Fewer non-taxable estates to require the delivery of full inheritance tax accounts
Last week it was announced that from 01 January 2022 amended regulations will take effect which should help to reduce the administrative burden on personal representatives dealing with non-taxable estates by excusing them from having to deliver a full inheritance tax account as a pre-requisite for obtaining probate.
Duty to deliver an inheritance tax account
Where a grant of representation is being applied for by one or more personal representatives of a deceased person to administer the estate, there is a requirement that an inheritance tax account is delivered to HMRC and any inheritance tax due on the estate paid or an instalment payment option agreed with the tax authority.
Without this, subject to very limited exceptions, the Probate Registry will not issue the grant of representation and matters cannot be progressed in administering the estate.
Excepted estates – the current position
At present, in cases where no inheritance tax is due and the estate qualifies as an ‘excepted estate’, regulations provide that the need to deliver a full inheritance tax account to HMRC can be dispensed with and simplified information can instead be submitted directly to the Probate Registry.
Generally speaking, an estate can be treated as being ‘excepted’ for inheritance tax purposes if it satisfies one of the following three broad categories:
- If the gross value of the estate (i.e. before the deductions of liabilities) does not exceed the inheritance tax threshold (this being the nil rate band allowance of £325,000 or £650,000 if a claim for the transferable nil rate band allowance in full is being made from a deceased spouse or civil partner’s estate); or
- If the gross value of the estate exceeds the inheritance tax threshold but does not exceed £1,000,000 and the net value after liabilities and exemptions (i.e. spouse or civil partner and/or charity), does not exceed the inheritance tax threshold; or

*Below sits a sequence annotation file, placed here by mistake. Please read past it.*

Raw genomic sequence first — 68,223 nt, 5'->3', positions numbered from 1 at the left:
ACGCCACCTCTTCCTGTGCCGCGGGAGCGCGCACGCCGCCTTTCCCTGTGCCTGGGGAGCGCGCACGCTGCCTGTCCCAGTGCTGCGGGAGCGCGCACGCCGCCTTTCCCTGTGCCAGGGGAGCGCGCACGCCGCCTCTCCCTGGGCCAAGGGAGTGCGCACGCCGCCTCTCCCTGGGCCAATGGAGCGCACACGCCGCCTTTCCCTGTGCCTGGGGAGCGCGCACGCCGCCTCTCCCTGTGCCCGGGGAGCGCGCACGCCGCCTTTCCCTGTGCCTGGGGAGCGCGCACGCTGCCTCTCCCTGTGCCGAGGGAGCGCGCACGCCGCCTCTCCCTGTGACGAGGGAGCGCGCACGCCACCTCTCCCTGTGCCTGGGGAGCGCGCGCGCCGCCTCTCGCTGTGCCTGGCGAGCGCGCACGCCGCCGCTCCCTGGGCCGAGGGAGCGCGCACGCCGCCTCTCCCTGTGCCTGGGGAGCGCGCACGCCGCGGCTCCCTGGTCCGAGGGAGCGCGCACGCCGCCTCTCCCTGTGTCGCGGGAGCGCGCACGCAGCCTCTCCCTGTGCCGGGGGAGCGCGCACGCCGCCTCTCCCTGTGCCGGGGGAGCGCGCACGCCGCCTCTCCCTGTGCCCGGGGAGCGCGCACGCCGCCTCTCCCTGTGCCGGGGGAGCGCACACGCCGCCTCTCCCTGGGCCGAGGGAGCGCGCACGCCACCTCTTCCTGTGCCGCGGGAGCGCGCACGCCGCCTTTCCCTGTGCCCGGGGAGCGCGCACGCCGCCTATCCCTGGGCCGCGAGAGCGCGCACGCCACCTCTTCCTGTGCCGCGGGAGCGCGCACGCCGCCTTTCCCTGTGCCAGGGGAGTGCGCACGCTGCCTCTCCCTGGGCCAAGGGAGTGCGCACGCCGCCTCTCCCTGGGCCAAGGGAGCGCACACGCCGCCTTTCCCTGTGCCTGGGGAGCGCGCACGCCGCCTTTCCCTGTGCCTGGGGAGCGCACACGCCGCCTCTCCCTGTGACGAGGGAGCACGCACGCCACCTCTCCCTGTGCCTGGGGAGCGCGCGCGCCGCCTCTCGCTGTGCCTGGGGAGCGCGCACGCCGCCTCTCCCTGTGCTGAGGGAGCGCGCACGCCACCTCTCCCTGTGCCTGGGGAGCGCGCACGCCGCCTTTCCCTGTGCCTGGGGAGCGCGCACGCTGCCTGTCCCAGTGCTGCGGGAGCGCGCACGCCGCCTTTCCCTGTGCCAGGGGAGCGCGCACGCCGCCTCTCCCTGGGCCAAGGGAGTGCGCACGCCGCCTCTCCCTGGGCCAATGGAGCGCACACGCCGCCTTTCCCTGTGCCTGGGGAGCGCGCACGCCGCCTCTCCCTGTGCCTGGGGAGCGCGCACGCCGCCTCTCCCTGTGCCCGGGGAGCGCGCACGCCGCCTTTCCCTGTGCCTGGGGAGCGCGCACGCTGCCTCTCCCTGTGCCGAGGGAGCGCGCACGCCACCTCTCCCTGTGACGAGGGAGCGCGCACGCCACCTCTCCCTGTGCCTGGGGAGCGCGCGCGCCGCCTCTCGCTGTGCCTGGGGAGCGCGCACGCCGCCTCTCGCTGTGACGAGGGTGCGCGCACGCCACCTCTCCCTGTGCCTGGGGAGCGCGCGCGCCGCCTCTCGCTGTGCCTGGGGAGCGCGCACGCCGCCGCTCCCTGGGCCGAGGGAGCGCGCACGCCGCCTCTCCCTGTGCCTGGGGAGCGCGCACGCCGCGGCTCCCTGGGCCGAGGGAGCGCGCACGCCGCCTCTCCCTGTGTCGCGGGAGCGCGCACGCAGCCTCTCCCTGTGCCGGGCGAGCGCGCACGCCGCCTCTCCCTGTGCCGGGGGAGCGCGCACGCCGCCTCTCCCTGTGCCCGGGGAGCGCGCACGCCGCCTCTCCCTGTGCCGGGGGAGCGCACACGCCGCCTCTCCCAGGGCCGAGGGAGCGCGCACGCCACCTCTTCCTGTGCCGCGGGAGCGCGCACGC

- If the deceased was never domiciled in the United Kingdom and the gross value of the estate does not exceed £150,000.
It should be stressed that other eligibility criteria need to be satisfied. This includes any trust property not exceeding the value of £150,000 and any specified transfers (such as outright gifts) within 7 years of death also not exceeding this figure.
In such cases, a shorter inheritance tax form can be submitted directly to the Probate Registry along with the remaining grant of representation application papers, thereby avoiding the need to first deal with, and seek authority to proceed from, HMRC.
Usually, if an estate has no inheritance tax to pay, it will be an excepted estate. However, this is not always the case and there can be instances in which personal representatives still find themselves still under an obligation to deliver a full inheritance tax account to HMRC despite there ultimately being no inheritance tax to pay. Such instances currently include where a deceased person leaves everything to their surviving spouse or civil partner but the gross value of the estate is in excess of £1,000,000.
Excepted estates – the changes on the horizon
For deaths occurring in England, Wales and Northern Ireland on or after 01 January 2022, the above criteria will be widened further. Although there will be numerous changes, the headline points are the following:
- The increase of the threshold for the gross value of an excepted estate from £1,000,000 up to £3,000,000.
- The amending of the definition of inheritance tax threshold to include cases where some of the available threshold was used when the first spouse or civil partner died and a claim is then made for the unused percentage to be made available against the surviving spouse or civil partner’s estate in respect of which a grant of representation is being applied for. It is currently the case that the transferable nil rate band allowance for an excepted estate is only available if it can be used in full.
- The increase of the value threshold of chargeable trust property from £150,000 up to £250,000. The same will also apply to specified lifetime transfers.
It is anticipated that the new regulations will mean that for over 90% of non-taxpaying estates each year, delivery of an inheritance tax account to HMRC as a condition for obtaining a grant of representation will not be required, thereby helping to reduce the administrative burden on personal representatives at a difficult time.
If you would like assistance with obtaining a grant of representation or in administering an estate then please do not hesitate to get in touch with our Tax and Estate Planning team today. We are happy to offer a free initial consultation of up to 30 minutes with no obligation to instruct us further.